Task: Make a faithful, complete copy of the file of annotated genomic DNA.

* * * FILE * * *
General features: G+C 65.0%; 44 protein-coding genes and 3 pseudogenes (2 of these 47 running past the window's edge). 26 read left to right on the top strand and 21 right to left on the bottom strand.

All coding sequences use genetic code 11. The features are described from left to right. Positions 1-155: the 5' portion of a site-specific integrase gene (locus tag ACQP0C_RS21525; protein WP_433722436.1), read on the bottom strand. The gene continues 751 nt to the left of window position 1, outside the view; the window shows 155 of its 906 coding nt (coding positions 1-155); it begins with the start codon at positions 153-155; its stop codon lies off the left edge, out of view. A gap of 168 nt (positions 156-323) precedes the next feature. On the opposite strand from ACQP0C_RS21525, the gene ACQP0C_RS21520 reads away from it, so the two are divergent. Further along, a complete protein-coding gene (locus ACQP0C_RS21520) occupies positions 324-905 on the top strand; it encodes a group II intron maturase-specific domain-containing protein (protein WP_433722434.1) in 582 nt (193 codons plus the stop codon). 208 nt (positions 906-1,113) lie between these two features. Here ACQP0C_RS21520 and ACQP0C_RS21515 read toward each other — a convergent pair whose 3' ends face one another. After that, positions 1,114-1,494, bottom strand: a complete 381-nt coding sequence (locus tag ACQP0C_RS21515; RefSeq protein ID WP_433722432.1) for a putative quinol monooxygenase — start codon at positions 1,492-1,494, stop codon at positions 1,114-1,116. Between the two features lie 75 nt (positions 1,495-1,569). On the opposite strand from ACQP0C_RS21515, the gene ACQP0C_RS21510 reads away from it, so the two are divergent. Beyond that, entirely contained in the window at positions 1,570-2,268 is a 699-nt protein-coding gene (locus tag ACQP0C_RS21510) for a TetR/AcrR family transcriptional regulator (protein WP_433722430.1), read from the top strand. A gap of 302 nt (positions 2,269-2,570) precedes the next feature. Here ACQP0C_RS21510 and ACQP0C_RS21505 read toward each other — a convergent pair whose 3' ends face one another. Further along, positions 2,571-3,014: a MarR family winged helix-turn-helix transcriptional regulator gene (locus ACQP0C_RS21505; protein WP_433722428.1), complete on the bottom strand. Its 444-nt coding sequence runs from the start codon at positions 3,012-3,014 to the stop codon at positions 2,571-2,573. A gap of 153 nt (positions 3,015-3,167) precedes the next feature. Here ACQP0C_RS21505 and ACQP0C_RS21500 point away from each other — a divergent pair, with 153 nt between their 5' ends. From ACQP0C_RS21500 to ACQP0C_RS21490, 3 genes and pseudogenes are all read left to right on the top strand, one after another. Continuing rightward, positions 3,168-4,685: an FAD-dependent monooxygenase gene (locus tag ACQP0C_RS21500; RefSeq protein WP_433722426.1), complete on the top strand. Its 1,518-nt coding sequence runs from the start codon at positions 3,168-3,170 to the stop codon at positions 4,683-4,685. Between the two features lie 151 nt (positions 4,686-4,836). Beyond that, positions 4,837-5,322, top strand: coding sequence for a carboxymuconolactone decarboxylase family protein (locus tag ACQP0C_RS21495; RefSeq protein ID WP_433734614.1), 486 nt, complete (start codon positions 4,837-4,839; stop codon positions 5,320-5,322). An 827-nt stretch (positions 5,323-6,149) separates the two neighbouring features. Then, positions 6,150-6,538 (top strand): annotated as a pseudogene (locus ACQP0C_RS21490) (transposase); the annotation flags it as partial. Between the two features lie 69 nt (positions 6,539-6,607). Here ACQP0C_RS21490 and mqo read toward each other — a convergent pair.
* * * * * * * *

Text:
General features: G+C 65.0%; 44 protein-coding genes and 3 pseudogenes (2 of these 47 running past the window's edge). 26 read left to right on the top strand and 21 right to left on the bottom strand.

All coding sequences use genetic code 11. The features are described from left to right. Positions 1-155: the 5' portion of a site-specific integrase gene (locus tag ACQP0C_RS21525; protein WP_433722436.1), read on the bottom strand. The gene continues 751 nt to the left of window position 1, outside the view; the window shows 155 of its 906 coding nt (coding positions 1-155); it begins with the start codon at positions 153-155; its stop codon lies off the left edge, out of view. A gap of 168 nt (positions 156-323) precedes the next feature. On the opposite strand from ACQP0C_RS21525, the gene ACQP0C_RS21520 reads away from it, so the two are divergent. Further along, a complete protein-coding gene (locus ACQP0C_RS21520) occupies positions 324-905 on the top strand; it encodes a group II intron maturase-specific domain-containing protein (protein WP_433722434.1) in 582 nt (193 codons plus the stop codon). 208 nt (positions 906-1,113) lie between these two features. Here ACQP0C_RS21520 and ACQP0C_RS21515 read toward each other — a convergent pair whose 3' ends face one another. After that, positions 1,114-1,494, bottom strand: a complete 381-nt coding sequence (locus tag ACQP0C_RS21515; RefSeq protein ID WP_433722432.1) for a putative quinol monooxygenase — start codon at positions 1,492-1,494, stop codon at positions 1,114-1,116. Between the two features lie 75 nt (positions 1,495-1,569). On the opposite strand from ACQP0C_RS21515, the gene ACQP0C_RS21510 reads away from it, so the two are divergent. Beyond that, entirely contained in the window at positions 1,570-2,268 is a 699-nt protein-coding gene (locus tag ACQP0C_RS21510) for a TetR/AcrR family transcriptional regulator (protein WP_433722430.1), read from the top strand. A gap of 302 nt (positions 2,269-2,570) precedes the next feature. Here ACQP0C_RS21510 and ACQP0C_RS21505 read toward each other — a convergent pair whose 3' ends face one another. Further along, positions 2,571-3,014: a MarR family winged helix-turn-helix transcriptional regulator gene (locus ACQP0C_RS21505; protein WP_433722428.1), complete on the bottom strand. Its 444-nt coding sequence runs from the start codon at positions 3,012-3,014 to the stop codon at positions 2,571-2,573. A gap of 153 nt (positions 3,015-3,167) precedes the next feature. Here ACQP0C_RS21505 and ACQP0C_RS21500 point away from each other — a divergent pair, with 153 nt between their 5' ends. From ACQP0C_RS21500 to ACQP0C_RS21490, 3 genes and pseudogenes are all read left to right on the top strand, one after another. Continuing rightward, positions 3,168-4,685: an FAD-dependent monooxygenase gene (locus tag ACQP0C_RS21500; RefSeq protein WP_433722426.1), complete on the top strand. Its 1,518-nt coding sequence runs from the start codon at positions 3,168-3,170 to the stop codon at positions 4,683-4,685. Between the two features lie 151 nt (positions 4,686-4,836). Beyond that, positions 4,837-5,322, top strand: coding sequence for a carboxymuconolactone decarboxylase family protein (locus tag ACQP0C_RS21495; RefSeq protein ID WP_433734614.1), 486 nt, complete (start codon positions 4,837-4,839; stop codon positions 5,320-5,322). An 827-nt stretch (positions 5,323-6,149) separates the two neighbouring features. Then, positions 6,150-6,538 (top strand): annotated as a pseudogene (locus ACQP0C_RS21490) (transposase); the annotation flags it as partial. Between the two features lie 69 nt (positions 6,539-6,607). Here ACQP0C_RS21490 and mqo read toward each other — a convergent pair.